In introduction, Mary Wollstonecraft wastes no time to illustrate and sadness and disappointment with their education system and their educators. Wollstonecraft believes that men see women as wives and mistresses and not “human creatures” and that the government observes the female as inferior to male. To Wollstonecraft, the instruction of women to be beautiful and yielding to men in search for marriage leaves their minds and usefulness sacrificed. Wollstonecraft’s writings are a clear and direct cry to women to have and explore their desires as well as curiosity, and in that regards, intelligence and human character. Wollstonecraft contends that a more educated woman would bring about a happier husband, child, and society. A quote that summarizes
Mary Wollstonecraft, who was born during the age of enlightenment in the 18th century, is one of the most prominent feminists in women’s history. Her book A Vindication of the Rights of Woman led her to become one of the first feminists, advocating for the rights of women. Born in a time where women’s education was neither prominent nor important, Wollstonecraft was raised with very little education. However, events in her life influenced her to begin writing, such as the way her father, Edward John Wollstonecraft treated her mother, “into a state of wearied servitude” (Kries,Steven)1. In 1792, she published Vindication on the Rights of Woman, which is one of the most prominent feminist pieces to date. This book is considered a reply to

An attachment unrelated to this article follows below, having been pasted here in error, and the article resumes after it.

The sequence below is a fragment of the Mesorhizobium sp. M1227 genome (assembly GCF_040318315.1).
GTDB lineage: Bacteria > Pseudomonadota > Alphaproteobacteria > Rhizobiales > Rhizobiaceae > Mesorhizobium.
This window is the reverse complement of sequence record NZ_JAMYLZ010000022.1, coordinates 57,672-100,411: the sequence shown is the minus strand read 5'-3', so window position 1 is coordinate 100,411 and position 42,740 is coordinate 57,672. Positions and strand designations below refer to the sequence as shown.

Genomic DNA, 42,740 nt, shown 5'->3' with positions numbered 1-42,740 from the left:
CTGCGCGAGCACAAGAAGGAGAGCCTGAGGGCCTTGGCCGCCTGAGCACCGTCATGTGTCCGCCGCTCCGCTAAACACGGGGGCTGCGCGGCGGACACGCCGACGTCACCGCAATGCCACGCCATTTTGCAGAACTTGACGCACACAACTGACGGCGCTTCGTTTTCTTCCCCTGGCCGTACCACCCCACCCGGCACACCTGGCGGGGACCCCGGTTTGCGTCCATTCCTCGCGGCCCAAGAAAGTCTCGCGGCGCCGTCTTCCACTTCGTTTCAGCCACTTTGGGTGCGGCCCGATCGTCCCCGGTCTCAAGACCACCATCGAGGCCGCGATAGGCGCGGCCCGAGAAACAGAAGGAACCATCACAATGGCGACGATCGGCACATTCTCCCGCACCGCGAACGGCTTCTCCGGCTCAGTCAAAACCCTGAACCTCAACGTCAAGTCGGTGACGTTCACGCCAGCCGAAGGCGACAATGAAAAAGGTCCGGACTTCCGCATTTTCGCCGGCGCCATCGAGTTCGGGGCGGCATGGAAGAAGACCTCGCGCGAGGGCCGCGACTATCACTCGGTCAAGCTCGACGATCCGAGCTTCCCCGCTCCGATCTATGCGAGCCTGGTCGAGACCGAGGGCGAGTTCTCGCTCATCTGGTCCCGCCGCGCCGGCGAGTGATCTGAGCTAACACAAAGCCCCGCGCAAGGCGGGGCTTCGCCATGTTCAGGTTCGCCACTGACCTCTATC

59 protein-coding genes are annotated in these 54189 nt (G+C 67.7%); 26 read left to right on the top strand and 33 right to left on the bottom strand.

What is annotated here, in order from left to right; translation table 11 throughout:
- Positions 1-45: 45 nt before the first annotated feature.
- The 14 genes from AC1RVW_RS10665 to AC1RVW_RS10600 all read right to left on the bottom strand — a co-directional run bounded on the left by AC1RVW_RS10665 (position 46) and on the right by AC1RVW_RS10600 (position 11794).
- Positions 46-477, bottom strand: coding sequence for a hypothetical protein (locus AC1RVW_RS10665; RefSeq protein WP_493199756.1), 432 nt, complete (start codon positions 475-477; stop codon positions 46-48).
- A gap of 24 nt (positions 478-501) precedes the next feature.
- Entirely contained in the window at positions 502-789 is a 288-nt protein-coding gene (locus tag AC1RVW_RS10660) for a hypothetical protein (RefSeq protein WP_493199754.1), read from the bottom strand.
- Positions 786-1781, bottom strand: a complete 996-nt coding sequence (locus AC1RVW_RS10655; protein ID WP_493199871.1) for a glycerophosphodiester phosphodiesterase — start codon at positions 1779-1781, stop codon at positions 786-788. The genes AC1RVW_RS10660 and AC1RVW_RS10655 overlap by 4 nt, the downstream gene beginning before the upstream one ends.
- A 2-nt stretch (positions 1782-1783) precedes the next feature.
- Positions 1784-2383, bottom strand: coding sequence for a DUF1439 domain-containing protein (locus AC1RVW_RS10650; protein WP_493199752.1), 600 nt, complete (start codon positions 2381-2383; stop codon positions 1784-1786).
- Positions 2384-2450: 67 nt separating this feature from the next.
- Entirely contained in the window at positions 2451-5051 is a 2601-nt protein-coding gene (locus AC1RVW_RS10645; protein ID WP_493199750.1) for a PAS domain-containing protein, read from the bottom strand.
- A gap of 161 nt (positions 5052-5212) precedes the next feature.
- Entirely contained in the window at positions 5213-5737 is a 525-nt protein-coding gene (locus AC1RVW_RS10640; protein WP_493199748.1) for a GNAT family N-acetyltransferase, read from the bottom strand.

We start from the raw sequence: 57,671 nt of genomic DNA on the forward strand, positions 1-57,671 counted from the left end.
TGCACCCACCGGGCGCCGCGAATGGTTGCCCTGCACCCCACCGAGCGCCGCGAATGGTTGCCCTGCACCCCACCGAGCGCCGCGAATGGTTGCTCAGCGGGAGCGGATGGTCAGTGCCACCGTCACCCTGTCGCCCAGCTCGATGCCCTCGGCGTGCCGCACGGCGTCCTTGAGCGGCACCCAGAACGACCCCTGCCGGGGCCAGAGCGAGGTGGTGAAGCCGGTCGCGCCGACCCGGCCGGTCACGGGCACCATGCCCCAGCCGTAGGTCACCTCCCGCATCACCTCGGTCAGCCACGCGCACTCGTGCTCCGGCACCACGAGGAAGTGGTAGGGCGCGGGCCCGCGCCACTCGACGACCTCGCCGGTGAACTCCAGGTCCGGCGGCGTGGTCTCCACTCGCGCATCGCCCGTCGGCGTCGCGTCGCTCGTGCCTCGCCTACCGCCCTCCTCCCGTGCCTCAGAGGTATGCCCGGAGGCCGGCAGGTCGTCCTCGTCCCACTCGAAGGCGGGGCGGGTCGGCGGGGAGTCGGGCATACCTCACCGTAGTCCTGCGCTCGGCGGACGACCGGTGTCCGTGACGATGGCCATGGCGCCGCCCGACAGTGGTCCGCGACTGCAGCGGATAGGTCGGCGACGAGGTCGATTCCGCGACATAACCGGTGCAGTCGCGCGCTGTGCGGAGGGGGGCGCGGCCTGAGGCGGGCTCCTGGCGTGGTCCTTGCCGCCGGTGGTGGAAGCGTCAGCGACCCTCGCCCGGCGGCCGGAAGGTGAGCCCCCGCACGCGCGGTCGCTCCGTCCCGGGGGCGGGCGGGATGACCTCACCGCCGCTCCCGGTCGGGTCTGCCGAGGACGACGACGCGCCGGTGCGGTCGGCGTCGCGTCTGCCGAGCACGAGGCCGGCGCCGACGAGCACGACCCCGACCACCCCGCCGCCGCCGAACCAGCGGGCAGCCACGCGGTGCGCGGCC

Due to their lack of educational opportunities during the Victorian era, women were more educated in domesticity, while men were taught in various subjects. Wollstonecraft describes the education that women receive to be “a disorderly kind of education” (161). If women were given equal educational opportunities as men, then it would allow them to become more empowered. Wollstonecraft states, “Strengthen the female mind by enlarging it, and there will be an end to blind obedience…” (163). Meaning that by providing women with a educational equivalent to men, then it would put an end to women having to be reliant on men and be able to independent. Therefore, women will not have to feel inferior to their male counterparts. She encourages women to become more empowered and challenge the gender constructs of society.
Wollstonecraft’s early life was, by modern standards, quite miserable. She was born as the second child on April 27, 1759 into a relatively poor family, and her father was an abusive alcoholic who often beat her mother. Her mother favored her older brother Edward over her- Wollstonecraft was never praised for anything that she did, even though she often protected her mother from her father’s attacks. These blatant injustices helped her to learn from an early age to be independent and to not depend on anyone, and this want for independence would follow her into adulthood (Ferguson and Todd 1). After seeing her mother’s unhappy state, she began to hate that marriage was unequal and unbalanced in power, which led her to avoid marriage until she was 38. Most of the male figures in her early life were unreliable and unjust, and she realized that she would have to rely on herself.